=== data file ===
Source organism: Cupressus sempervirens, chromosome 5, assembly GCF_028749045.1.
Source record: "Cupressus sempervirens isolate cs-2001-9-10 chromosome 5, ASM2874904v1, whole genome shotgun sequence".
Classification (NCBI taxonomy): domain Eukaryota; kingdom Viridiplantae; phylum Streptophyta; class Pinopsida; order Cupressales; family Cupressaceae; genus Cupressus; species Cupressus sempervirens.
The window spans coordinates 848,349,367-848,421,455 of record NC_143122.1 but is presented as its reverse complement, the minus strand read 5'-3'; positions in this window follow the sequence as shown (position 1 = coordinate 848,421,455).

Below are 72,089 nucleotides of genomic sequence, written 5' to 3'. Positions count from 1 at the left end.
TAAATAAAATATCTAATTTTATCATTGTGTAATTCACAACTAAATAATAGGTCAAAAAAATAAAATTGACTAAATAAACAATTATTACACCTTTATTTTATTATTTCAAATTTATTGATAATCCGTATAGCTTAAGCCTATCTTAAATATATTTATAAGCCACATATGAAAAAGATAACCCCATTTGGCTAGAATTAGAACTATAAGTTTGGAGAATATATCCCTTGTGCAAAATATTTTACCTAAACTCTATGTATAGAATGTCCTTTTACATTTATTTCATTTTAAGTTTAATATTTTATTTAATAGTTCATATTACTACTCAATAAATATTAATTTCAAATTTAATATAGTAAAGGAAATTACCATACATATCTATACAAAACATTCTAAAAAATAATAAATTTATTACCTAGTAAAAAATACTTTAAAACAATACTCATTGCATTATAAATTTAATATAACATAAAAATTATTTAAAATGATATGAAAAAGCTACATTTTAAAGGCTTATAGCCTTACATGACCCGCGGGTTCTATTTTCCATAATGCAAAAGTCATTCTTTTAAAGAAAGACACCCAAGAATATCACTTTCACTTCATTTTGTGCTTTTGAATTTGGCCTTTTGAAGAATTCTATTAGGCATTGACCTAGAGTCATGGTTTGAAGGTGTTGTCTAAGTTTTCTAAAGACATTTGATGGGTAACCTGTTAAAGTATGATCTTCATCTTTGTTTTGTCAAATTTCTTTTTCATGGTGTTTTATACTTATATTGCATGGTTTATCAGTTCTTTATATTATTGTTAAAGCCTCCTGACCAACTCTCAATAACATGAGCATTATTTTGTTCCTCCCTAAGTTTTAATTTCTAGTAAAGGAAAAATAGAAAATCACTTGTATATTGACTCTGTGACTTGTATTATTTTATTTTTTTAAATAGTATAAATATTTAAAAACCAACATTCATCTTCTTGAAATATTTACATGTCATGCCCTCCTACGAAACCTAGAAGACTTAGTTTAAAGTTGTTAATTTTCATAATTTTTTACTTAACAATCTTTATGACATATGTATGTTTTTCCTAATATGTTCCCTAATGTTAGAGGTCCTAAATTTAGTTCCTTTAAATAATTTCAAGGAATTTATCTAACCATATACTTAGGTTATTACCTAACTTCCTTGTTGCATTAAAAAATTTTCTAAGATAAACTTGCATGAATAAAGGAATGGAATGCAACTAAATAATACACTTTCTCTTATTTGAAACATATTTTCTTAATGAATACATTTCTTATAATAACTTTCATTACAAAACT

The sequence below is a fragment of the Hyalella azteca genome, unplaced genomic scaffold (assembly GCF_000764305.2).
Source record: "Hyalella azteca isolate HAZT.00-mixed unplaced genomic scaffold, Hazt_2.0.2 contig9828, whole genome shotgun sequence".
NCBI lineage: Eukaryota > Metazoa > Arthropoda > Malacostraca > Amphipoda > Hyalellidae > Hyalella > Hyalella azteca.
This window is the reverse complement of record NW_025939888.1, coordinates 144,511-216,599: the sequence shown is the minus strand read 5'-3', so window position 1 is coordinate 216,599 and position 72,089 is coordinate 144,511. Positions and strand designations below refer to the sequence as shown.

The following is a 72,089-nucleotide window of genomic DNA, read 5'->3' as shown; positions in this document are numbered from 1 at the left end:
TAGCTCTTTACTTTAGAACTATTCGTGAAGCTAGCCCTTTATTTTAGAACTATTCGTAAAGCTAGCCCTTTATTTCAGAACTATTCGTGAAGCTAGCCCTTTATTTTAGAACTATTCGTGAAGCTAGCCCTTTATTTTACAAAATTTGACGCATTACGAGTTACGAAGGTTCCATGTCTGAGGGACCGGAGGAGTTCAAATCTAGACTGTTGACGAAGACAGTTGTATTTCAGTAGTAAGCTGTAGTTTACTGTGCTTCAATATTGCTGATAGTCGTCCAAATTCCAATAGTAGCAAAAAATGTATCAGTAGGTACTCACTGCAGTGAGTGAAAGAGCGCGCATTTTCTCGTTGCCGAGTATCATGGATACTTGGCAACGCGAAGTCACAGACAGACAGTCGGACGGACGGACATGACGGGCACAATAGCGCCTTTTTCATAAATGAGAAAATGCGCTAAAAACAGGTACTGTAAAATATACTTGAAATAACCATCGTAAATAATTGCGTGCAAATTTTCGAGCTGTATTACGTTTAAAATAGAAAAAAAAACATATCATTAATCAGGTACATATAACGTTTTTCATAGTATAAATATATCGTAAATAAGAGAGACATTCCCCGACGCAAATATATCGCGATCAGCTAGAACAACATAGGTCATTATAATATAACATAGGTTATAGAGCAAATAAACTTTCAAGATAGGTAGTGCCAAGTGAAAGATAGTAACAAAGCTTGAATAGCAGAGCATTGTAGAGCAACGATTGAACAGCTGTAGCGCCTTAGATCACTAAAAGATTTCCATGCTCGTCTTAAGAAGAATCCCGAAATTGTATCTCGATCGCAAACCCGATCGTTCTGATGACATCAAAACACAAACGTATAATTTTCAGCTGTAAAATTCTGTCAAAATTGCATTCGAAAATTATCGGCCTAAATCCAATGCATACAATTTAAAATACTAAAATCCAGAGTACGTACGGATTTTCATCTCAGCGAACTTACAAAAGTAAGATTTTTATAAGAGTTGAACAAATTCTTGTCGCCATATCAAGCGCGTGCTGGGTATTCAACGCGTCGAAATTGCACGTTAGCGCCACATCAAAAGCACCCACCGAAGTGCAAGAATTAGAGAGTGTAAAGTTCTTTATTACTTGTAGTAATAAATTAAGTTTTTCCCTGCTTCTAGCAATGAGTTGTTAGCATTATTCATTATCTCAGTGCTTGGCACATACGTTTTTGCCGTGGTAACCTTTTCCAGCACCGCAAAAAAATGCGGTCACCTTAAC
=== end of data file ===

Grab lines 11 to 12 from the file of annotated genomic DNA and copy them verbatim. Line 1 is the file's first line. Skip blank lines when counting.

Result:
The following is a 72,089-nucleotide window of genomic DNA, read 5'->3' as shown; positions in this document are numbered from 1 at the left end:
TAGCTCTTTACTTTAGAACTATTCGTGAAGCTAGCCCTTTATTTTAGAACTATTCGTAAAGCTAGCCCTTTATTTCAGAACTATTCGTGAAGCTAGCCCTTTATTTTAGAACTATTCGTGAAGCTAGCCCTTTATTTTACAAAATTTGACGCATTACGAGTTACGAAGGTTCCATGTCTGAGGGACCGGAGGAGTTCAAATCTAGACTGTTGACGAAGACAGTTGTATTTCAGTAGTAAGCTGTAGTTTACTGTGCTTCAATATTGCTGATAGTCGTCCAAATTCCAATAGTAGCAAAAAATGTATCAGTAGGTACTCACTGCAGTGAGTGAAAGAGCGCGCATTTTCTCGTTGCCGAGTATCATGGATACTTGGCAACGCGAAGTCACAGACAGACAGTCGGACGGACGGACATGACGGGCACAATAGCGCCTTTTTCATAAATGAGAAAATGCGCTAAAAACAGGTACTGTAAAATATACTTGAAATAACCATCGTAAATAATTGCGTGCAAATTTTCGAGCTGTATTACGTTTAAAATAGAAAAAAAAACATATCATTAATCAGGTACATATAACGTTTTTCATAGTATAAATATATCGTAAATAAGAGAGACATTCCCCGACGCAAATATATCGCGATCAGCTAGAACAACATAGGTCATTATAATATAACATAGGTTATAGAGCAAATAAACTTTCAAGATAGGTAGTGCCAAGTGAAAGATAGTAACAAAGCTTGAATAGCAGAGCATTGTAGAGCAACGATTGAACAGCTGTAGCGCCTTAGATCACTAAAAGATTTCCATGCTCGTCTTAAGAAGAATCCCGAAATTGTATCTCGATCGCAAACCCGATCGTTCTGATGACATCAAAACACAAACGTATAATTTTCAGCTGTAAAATTCTGTCAAAATTGCATTCGAAAATTATCGGCCTAAATCCAATGCATACAATTTAAAATACTAAAATCCAGAGTACGTACGGATTTTCATCTCAGCGAACTTACAAAAGTAAGATTTTTATAAGAGTTGAACAAATTCTTGTCGCCATATCAAGCGCGTGCTGGGTATTCAACGCGTCGAAATTGCACGTTAGCGCCACATCAAAAGCACCCACCGAAGTGCAAGAATTAGAGAGTGTAAAGTTCTTTATTACTTGTAGTAATAAATTAAGTTTTTCCCTGCTTCTAGCAATGAGTTGTTAGCATTATTCATTATCTCAGTGCTTGGCACATACGTTTTTGCCGTGGTAACCTTTTCCAGCACCGCAAAAAAATGCGGTCACCTTAAC